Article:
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Photo: Reuters
Clashes Tuesday night
Photo: Reuters

Jerusalem mosques to close Friday, prayer only on Temple Mount

The US calls on Israel and Palestinians to maintain restraint and reduce tensions, while Egypt issues statement condemning 'Israeli violence' on the Temple Mount; clashes sparked by Israel installing metal detectors at Temple Mount entrance.

The Jerusalem Islamic Waqf announced Wednesday that all of the mosques in the capital will be closed on Friday in an effort to encourage worshipers to come pray at the gates of the Temple Mount, a move that could lead to more violent clashes.

 

  

Earlier Wednesday, the Israel Police decided to close the Temple Mount to Jewish visitors after a group of Jews broke rules of visitation at the holy site.

 

Border Police on the Temple Mount (Photo: TPS)
Border Police on the Temple Mount (Photo: TPS)

 

Meanwhile, the international effort to find a solution to the standoff on the Temple Mount continues. The US government urged all parties to maintain restraint and reduce tensions on the Temple Mount as clashes continue between Muslim worshipers and police, an American official told London-based Arabic-language daily al-Hayat.

 

Police and rioters clash near Temple Mount (Photo: Reuters)
Police and rioters clash near Temple Mount (Photo: Reuters)

 

According to the official, the United States welcomes the commitment of all parties to abide by the understandings related to the Al-Aqsa Mosque and urges continued efforts to ensure security in the Temple Mount complex.

 

In addition to the United States, Egypt also issued a statement on Temple Mount tensions, demanding that Israel halt violence and respect freedom of worship in Jerusalem's holy places.

 

Police and rioters clash near Temple Mount    (צילום: גיל יוחנן)

Police and rioters clash near Temple Mount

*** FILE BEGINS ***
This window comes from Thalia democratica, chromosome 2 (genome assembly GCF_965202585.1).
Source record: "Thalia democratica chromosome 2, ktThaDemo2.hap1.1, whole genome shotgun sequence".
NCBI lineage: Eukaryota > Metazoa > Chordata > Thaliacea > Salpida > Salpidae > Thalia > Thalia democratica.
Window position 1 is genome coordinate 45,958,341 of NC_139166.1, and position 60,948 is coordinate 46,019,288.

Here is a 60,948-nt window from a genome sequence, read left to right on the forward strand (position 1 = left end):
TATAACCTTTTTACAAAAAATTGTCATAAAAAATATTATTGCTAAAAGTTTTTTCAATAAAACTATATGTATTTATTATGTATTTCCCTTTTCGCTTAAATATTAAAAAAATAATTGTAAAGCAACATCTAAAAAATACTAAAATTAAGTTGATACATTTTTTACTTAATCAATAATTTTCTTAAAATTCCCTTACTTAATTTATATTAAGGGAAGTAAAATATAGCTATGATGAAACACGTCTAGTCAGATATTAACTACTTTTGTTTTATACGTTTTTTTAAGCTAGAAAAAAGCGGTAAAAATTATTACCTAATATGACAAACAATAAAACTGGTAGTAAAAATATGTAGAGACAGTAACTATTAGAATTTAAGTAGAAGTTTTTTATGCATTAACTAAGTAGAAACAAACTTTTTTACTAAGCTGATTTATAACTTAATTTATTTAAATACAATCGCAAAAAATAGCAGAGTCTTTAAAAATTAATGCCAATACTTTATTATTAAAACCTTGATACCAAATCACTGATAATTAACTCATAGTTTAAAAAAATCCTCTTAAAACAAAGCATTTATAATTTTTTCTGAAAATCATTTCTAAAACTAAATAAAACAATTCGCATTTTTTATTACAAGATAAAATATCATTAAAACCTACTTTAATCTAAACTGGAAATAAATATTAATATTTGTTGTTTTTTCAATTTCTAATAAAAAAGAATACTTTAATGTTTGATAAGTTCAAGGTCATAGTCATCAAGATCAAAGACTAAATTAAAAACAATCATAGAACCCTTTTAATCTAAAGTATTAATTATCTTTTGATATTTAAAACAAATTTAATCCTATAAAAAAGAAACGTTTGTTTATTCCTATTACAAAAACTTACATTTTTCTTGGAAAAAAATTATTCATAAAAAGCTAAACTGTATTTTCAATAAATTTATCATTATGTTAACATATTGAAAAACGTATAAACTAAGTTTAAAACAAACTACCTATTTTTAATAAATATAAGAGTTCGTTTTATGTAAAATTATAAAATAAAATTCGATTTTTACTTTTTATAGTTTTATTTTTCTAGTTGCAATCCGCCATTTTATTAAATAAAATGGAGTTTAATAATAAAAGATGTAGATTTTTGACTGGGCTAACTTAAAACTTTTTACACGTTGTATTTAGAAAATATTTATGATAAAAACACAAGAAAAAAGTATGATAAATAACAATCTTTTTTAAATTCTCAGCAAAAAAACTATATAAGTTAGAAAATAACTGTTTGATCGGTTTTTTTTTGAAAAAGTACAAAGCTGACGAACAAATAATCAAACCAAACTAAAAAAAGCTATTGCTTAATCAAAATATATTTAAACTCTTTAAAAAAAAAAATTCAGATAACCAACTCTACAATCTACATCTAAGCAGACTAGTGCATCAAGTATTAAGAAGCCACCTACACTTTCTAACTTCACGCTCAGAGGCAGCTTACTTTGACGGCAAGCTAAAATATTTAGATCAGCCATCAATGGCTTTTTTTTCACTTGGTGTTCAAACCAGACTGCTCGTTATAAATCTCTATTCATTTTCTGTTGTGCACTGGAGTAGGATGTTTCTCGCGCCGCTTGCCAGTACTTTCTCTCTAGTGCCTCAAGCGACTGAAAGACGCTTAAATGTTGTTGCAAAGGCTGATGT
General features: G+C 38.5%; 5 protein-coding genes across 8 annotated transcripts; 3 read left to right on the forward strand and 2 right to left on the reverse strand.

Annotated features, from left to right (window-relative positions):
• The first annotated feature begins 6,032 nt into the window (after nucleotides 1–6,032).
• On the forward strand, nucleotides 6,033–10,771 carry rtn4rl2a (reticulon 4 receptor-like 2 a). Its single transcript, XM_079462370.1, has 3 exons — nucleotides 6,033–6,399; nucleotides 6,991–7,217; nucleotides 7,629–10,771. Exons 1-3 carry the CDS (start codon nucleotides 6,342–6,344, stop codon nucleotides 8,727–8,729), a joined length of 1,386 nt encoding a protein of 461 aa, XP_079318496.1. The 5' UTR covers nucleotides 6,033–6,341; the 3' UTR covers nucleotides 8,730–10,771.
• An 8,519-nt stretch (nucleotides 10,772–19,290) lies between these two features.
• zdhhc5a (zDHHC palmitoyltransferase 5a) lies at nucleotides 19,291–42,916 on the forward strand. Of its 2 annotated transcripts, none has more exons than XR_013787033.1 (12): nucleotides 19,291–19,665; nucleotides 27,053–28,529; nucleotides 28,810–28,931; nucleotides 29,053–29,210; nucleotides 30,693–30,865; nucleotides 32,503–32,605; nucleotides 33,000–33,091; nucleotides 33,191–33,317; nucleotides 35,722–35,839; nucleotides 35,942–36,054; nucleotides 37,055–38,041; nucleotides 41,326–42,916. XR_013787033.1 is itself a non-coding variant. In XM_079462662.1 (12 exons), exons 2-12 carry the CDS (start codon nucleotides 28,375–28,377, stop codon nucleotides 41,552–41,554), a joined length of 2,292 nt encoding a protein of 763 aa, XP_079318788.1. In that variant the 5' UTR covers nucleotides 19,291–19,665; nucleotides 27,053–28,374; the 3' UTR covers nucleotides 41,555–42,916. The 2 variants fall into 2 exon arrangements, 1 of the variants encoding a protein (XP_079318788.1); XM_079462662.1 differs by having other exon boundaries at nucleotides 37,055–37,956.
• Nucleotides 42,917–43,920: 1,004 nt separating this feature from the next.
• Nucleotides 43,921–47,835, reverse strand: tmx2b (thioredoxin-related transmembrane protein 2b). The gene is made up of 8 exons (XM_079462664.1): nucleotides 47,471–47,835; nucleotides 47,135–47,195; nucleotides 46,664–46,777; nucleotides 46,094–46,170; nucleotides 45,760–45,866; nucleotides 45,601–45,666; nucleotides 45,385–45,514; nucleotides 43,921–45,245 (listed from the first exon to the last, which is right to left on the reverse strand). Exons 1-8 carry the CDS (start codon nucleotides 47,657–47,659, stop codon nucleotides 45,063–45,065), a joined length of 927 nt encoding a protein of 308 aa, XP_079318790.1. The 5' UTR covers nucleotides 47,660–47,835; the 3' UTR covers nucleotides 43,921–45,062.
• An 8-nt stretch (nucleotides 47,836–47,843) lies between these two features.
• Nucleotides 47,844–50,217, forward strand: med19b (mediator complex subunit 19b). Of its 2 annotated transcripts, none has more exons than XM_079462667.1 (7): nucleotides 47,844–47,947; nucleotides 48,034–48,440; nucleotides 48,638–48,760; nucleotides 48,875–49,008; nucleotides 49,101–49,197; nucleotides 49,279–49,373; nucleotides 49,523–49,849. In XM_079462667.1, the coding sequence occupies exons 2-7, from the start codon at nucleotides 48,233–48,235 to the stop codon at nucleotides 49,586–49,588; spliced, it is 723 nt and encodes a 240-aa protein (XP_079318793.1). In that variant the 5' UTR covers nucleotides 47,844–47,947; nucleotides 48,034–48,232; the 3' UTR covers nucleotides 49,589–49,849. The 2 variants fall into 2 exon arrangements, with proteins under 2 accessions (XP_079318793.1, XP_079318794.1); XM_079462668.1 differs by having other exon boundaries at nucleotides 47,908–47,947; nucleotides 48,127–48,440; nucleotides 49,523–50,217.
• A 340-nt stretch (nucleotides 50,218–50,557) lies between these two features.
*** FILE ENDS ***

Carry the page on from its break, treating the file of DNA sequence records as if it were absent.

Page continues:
סגורסגור

שליחה לחבר

 הקלידו את הקוד המוצג
תמונה חדשה

שלח
הסרטון נשלח לחברך

סגורסגור

הטמעת הסרטון באתר שלך

 קוד להטמעה:

   

The Egyptians further demanded that Israel ensure the right of Palestinians to worship freely and in security.

 

Egypt also warned of the dangerous consequences of Israeli security escalation in regards to the Al Aqsa Mosque, which the Egyptians claim put the life of former Grand Mufti Ekrima Sa'id Sabri in danger.

 

Former Grand Mufti Ekrima Sa'id Sabri after purportedly being injured in clashes (Photo: AFP)
Former Grand Mufti Ekrima Sa'id Sabri after purportedly being injured in clashes (Photo: AFP)

 

The unrest has been fueled by the installation of metal detectors at the entrance to the Temple Mount, which has led to PA President Mahmoud Abbas' Fatah movement calling for a "day of rage" in east Jerusalem and the West Bank in response.

 

In addition to calls for a "day of rage," Fatah also declared that Friday prayers would be held in the main squares of major Palestinian cities and sermons would be dedicated to the Al Aqsa Mosque and rallying against Israeli security measures.

 

Hamas is also preparing for a deterioration in the security situation, calling on the Palestinians to join the planned protest marches in the West Bank, Gaza and east Jerusalem on Friday after noon prayers.

 

In clashes outside the Temple Mount on Tuesday night, rocks and Molotov cocktails were thrown at police, lightly injuring two officers.

 

Police forces at the scene (Photo: Gil Yohanan)
Police forces at the scene (Photo: Gil Yohanan)

 

In response to the violence, police issued a statement saying, "During the dispersal of rioters, two officers were lightly injured and treated at the scene. In the neighborhood of Ras al-Amud, stones were thrown at Border Police officers. Forces are currently searching for the suspects."

 

 


פרסום ראשון: 07.19.17, 13:03
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